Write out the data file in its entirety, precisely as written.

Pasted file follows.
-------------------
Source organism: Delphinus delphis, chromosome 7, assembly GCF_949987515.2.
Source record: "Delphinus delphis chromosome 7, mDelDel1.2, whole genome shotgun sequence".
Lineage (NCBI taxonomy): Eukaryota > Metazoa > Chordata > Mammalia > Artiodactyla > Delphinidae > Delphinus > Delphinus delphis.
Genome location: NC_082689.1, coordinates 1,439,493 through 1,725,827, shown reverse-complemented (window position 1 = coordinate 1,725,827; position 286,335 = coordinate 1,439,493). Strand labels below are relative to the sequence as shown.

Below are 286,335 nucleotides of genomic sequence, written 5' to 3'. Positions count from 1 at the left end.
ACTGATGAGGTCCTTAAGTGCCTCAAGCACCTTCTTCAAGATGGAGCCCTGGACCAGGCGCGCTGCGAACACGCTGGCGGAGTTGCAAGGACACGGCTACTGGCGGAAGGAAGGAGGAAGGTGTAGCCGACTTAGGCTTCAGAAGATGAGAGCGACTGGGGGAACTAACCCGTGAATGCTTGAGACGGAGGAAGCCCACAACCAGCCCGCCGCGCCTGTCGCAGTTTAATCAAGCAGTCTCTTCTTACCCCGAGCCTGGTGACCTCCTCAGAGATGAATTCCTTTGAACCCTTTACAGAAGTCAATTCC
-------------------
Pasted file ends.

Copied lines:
Source organism: Delphinus delphis, chromosome 7, assembly GCF_949987515.2.
Source record: "Delphinus delphis chromosome 7, mDelDel1.2, whole genome shotgun sequence".
Lineage (NCBI taxonomy): Eukaryota > Metazoa > Chordata > Mammalia > Artiodactyla > Delphinidae > Delphinus > Delphinus delphis.
Genome location: NC_082689.1, coordinates 1,439,493 through 1,725,827, shown reverse-complemented (window position 1 = coordinate 1,725,827; position 286,335 = coordinate 1,439,493). Strand labels below are relative to the sequence as shown.

Below are 286,335 nucleotides of genomic sequence, written 5' to 3'. Positions count from 1 at the left end.
ACTGATGAGGTCCTTAAGTGCCTCAAGCACCTTCTTCAAGATGGAGCCCTGGACCAGGCGCGCTGCGAACACGCTGGCGGAGTTGCAAGGACACGGCTACTGGCGGAAGGAAGGAGGAAGGTGTAGCCGACTTAGGCTTCAGAAGATGAGAGCGACTGGGGGAACTAACCCGTGAATGCTTGAGACGGAGGAAGCCCACAACCAGCCCGCCGCGCCTGTCGCAGTTTAATCAAGCAGTCTCTTCTTACCCCGAGCCTGGTGACCTCCTCAGAGATGAATTCCTTTGAACCCTTTACAGAAGTCAATTCC